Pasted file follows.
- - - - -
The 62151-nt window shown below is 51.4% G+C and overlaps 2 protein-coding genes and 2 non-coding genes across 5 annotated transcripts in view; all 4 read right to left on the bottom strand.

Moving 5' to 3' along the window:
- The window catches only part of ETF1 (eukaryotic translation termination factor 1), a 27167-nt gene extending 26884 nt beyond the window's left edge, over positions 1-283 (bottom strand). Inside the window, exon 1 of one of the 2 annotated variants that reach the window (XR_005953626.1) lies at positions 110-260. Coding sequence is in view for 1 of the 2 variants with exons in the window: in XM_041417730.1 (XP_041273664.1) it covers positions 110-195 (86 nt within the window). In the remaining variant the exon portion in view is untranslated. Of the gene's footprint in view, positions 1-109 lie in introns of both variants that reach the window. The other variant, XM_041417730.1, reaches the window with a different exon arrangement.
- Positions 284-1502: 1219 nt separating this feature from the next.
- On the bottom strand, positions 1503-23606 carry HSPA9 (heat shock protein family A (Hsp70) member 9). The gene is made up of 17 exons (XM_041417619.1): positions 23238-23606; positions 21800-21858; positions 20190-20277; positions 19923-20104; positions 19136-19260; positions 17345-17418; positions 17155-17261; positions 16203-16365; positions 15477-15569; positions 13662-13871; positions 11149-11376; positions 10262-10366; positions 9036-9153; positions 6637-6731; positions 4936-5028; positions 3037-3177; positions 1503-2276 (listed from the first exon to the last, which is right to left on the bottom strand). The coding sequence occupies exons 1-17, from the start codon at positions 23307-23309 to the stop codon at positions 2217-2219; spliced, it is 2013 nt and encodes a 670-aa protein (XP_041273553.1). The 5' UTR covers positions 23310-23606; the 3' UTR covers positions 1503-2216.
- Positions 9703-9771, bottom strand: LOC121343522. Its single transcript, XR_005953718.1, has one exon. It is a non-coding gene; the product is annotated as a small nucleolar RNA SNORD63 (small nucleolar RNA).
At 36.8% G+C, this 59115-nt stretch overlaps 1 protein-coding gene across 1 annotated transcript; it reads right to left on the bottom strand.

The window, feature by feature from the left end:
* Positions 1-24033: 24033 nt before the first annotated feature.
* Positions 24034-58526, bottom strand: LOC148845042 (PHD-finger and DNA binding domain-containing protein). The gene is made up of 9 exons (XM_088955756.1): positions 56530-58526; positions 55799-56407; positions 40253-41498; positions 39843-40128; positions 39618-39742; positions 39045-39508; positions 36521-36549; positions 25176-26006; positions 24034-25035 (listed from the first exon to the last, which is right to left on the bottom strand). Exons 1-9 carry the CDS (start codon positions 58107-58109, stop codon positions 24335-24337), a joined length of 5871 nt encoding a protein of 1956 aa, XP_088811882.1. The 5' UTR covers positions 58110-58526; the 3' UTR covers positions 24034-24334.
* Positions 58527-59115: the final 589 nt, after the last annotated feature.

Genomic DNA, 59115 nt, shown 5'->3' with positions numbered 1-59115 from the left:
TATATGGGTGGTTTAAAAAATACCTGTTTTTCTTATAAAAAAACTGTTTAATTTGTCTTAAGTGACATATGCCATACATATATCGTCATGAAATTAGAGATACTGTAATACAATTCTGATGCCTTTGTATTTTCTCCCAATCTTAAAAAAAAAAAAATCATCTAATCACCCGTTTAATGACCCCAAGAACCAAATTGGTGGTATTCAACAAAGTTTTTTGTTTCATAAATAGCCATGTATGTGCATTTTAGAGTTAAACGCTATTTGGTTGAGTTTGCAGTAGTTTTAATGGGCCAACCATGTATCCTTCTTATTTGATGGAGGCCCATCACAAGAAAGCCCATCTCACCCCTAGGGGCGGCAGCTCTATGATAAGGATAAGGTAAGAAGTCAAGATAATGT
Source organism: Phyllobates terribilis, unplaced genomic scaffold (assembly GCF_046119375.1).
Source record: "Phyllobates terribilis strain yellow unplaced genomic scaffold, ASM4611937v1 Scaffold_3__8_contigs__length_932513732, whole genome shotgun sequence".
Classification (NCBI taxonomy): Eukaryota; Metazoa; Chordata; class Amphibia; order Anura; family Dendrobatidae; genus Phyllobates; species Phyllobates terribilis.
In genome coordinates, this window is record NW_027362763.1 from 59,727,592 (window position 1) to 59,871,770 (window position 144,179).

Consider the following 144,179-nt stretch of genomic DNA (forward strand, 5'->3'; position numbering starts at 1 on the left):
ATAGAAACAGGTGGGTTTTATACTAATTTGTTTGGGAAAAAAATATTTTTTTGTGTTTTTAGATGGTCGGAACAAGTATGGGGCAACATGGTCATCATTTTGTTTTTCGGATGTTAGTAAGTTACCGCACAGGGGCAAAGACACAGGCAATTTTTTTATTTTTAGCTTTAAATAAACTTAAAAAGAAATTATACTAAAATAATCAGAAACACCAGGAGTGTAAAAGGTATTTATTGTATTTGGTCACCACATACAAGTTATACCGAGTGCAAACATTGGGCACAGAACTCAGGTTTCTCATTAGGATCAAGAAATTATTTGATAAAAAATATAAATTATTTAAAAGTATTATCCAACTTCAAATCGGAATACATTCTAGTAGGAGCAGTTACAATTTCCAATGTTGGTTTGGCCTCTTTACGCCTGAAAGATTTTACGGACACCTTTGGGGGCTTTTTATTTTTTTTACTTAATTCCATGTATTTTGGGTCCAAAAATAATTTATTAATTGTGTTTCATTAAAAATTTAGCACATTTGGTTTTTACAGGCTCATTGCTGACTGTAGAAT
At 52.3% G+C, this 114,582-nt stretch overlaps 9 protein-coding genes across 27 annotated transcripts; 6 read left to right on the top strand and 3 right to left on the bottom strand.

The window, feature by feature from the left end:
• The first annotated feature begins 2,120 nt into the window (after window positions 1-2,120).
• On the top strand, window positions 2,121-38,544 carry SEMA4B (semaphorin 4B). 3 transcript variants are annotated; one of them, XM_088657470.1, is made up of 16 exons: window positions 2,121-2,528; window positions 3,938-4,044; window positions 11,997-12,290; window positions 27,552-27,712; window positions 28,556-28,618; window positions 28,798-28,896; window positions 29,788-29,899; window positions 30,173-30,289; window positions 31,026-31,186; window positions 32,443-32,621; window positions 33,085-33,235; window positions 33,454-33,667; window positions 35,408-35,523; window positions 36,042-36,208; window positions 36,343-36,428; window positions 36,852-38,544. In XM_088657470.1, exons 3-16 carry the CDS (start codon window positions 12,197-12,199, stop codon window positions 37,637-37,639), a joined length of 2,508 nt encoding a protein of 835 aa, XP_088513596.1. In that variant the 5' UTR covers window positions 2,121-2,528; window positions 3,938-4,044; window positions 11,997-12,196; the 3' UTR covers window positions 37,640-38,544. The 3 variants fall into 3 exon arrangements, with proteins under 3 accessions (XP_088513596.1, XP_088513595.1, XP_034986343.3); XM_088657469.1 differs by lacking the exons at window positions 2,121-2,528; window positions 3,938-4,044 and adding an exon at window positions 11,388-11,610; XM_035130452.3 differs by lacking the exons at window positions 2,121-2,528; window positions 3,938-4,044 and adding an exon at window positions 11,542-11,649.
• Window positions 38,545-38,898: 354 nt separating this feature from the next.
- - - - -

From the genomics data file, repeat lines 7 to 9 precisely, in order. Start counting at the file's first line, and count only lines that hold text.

At 36.8% G+C, this 59115-nt stretch overlaps 1 protein-coding gene across 1 annotated transcript; it reads right to left on the bottom strand.

The window, feature by feature from the left end:
* Positions 1-24033: 24033 nt before the first annotated feature.